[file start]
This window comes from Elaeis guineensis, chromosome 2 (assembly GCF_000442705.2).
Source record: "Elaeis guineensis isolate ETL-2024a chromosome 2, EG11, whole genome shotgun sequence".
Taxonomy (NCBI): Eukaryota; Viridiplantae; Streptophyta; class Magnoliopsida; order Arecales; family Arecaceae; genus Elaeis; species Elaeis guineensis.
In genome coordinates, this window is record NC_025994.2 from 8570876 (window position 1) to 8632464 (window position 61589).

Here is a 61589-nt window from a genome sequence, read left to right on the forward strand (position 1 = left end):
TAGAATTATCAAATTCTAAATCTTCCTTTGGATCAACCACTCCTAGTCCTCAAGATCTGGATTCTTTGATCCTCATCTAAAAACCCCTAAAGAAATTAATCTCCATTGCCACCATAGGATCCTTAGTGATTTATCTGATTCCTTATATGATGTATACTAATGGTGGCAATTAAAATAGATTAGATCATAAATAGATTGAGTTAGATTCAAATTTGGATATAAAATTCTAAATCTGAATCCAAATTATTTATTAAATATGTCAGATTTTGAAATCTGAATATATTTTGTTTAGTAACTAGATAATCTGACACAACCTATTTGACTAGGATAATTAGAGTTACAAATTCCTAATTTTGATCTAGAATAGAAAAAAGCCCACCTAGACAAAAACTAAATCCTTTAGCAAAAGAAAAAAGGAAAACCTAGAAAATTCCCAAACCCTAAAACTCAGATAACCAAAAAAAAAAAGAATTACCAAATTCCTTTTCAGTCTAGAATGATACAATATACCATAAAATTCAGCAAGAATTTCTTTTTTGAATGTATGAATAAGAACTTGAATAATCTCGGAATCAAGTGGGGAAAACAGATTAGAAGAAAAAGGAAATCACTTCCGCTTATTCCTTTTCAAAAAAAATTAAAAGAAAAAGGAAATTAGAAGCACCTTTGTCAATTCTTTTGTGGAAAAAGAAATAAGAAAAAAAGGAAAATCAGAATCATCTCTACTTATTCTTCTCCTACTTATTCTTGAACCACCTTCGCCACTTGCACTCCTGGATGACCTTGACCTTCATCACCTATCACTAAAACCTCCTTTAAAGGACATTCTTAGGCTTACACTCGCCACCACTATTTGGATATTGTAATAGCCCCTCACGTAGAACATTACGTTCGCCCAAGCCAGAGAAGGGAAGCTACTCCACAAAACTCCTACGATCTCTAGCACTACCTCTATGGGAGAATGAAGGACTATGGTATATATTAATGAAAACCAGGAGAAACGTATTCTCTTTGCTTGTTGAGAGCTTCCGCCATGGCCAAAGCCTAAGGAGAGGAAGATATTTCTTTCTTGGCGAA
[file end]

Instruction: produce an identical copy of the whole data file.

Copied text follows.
This window comes from Elaeis guineensis, chromosome 2 (assembly GCF_000442705.2).
Source record: "Elaeis guineensis isolate ETL-2024a chromosome 2, EG11, whole genome shotgun sequence".
Taxonomy (NCBI): Eukaryota; Viridiplantae; Streptophyta; class Magnoliopsida; order Arecales; family Arecaceae; genus Elaeis; species Elaeis guineensis.
In genome coordinates, this window is record NC_025994.2 from 8570876 (window position 1) to 8632464 (window position 61589).

Here is a 61589-nt window from a genome sequence, read left to right on the forward strand (position 1 = left end):
TAGAATTATCAAATTCTAAATCTTCCTTTGGATCAACCACTCCTAGTCCTCAAGATCTGGATTCTTTGATCCTCATCTAAAAACCCCTAAAGAAATTAATCTCCATTGCCACCATAGGATCCTTAGTGATTTATCTGATTCCTTATATGATGTATACTAATGGTGGCAATTAAAATAGATTAGATCATAAATAGATTGAGTTAGATTCAAATTTGGATATAAAATTCTAAATCTGAATCCAAATTATTTATTAAATATGTCAGATTTTGAAATCTGAATATATTTTGTTTAGTAACTAGATAATCTGACACAACCTATTTGACTAGGATAATTAGAGTTACAAATTCCTAATTTTGATCTAGAATAGAAAAAAGCCCACCTAGACAAAAACTAAATCCTTTAGCAAAAGAAAAAAGGAAAACCTAGAAAATTCCCAAACCCTAAAACTCAGATAACCAAAAAAAAAAAGAATTACCAAATTCCTTTTCAGTCTAGAATGATACAATATACCATAAAATTCAGCAAGAATTTCTTTTTTGAATGTATGAATAAGAACTTGAATAATCTCGGAATCAAGTGGGGAAAACAGATTAGAAGAAAAAGGAAATCACTTCCGCTTATTCCTTTTCAAAAAAAATTAAAAGAAAAAGGAAATTAGAAGCACCTTTGTCAATTCTTTTGTGGAAAAAGAAATAAGAAAAAAAGGAAAATCAGAATCATCTCTACTTATTCTTCTCCTACTTATTCTTGAACCACCTTCGCCACTTGCACTCCTGGATGACCTTGACCTTCATCACCTATCACTAAAACCTCCTTTAAAGGACATTCTTAGGCTTACACTCGCCACCACTATTTGGATATTGTAATAGCCCCTCACGTAGAACATTACGTTCGCCCAAGCCAGAGAAGGGAAGCTACTCCACAAAACTCCTACGATCTCTAGCACTACCTCTATGGGAGAATGAAGGACTATGGTATATATTAATGAAAACCAGGAGAAACGTATTCTCTTTGCTTGTTGAGAGCTTCCGCCATGGCCAAAGCCTAAGGAGAGGAAGATATTTCTTTCTTGGCGAA